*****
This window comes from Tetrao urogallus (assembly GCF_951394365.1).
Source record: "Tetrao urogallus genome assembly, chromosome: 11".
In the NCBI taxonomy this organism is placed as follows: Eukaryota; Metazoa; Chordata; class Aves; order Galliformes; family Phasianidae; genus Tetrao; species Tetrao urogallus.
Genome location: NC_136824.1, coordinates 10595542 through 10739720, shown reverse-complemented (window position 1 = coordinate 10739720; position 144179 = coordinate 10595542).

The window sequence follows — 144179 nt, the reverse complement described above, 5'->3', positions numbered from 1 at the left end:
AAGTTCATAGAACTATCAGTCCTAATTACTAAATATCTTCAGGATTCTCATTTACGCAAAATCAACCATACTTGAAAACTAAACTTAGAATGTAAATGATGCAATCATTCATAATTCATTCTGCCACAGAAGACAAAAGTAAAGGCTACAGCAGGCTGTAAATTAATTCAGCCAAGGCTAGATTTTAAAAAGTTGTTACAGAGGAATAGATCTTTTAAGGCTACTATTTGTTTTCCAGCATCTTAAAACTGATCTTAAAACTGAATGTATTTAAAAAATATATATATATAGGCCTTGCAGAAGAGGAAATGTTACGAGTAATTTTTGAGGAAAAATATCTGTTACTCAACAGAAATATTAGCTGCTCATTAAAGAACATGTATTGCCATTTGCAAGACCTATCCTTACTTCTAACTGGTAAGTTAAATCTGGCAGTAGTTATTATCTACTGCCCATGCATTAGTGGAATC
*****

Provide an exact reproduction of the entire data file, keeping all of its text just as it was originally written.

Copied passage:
This window comes from Tetrao urogallus (assembly GCF_951394365.1).
Source record: "Tetrao urogallus genome assembly, chromosome: 11".
In the NCBI taxonomy this organism is placed as follows: Eukaryota; Metazoa; Chordata; class Aves; order Galliformes; family Phasianidae; genus Tetrao; species Tetrao urogallus.
Genome location: NC_136824.1, coordinates 10595542 through 10739720, shown reverse-complemented (window position 1 = coordinate 10739720; position 144179 = coordinate 10595542).

The window sequence follows — 144179 nt, the reverse complement described above, 5'->3', positions numbered from 1 at the left end:
AAGTTCATAGAACTATCAGTCCTAATTACTAAATATCTTCAGGATTCTCATTTACGCAAAATCAACCATACTTGAAAACTAAACTTAGAATGTAAATGATGCAATCATTCATAATTCATTCTGCCACAGAAGACAAAAGTAAAGGCTACAGCAGGCTGTAAATTAATTCAGCCAAGGCTAGATTTTAAAAAGTTGTTACAGAGGAATAGATCTTTTAAGGCTACTATTTGTTTTCCAGCATCTTAAAACTGATCTTAAAACTGAATGTATTTAAAAAATATATATATATAGGCCTTGCAGAAGAGGAAATGTTACGAGTAATTTTTGAGGAAAAATATCTGTTACTCAACAGAAATATTAGCTGCTCATTAAAGAACATGTATTGCCATTTGCAAGACCTATCCTTACTTCTAACTGGTAAGTTAAATCTGGCAGTAGTTATTATCTACTGCCCATGCATTAGTGGAATC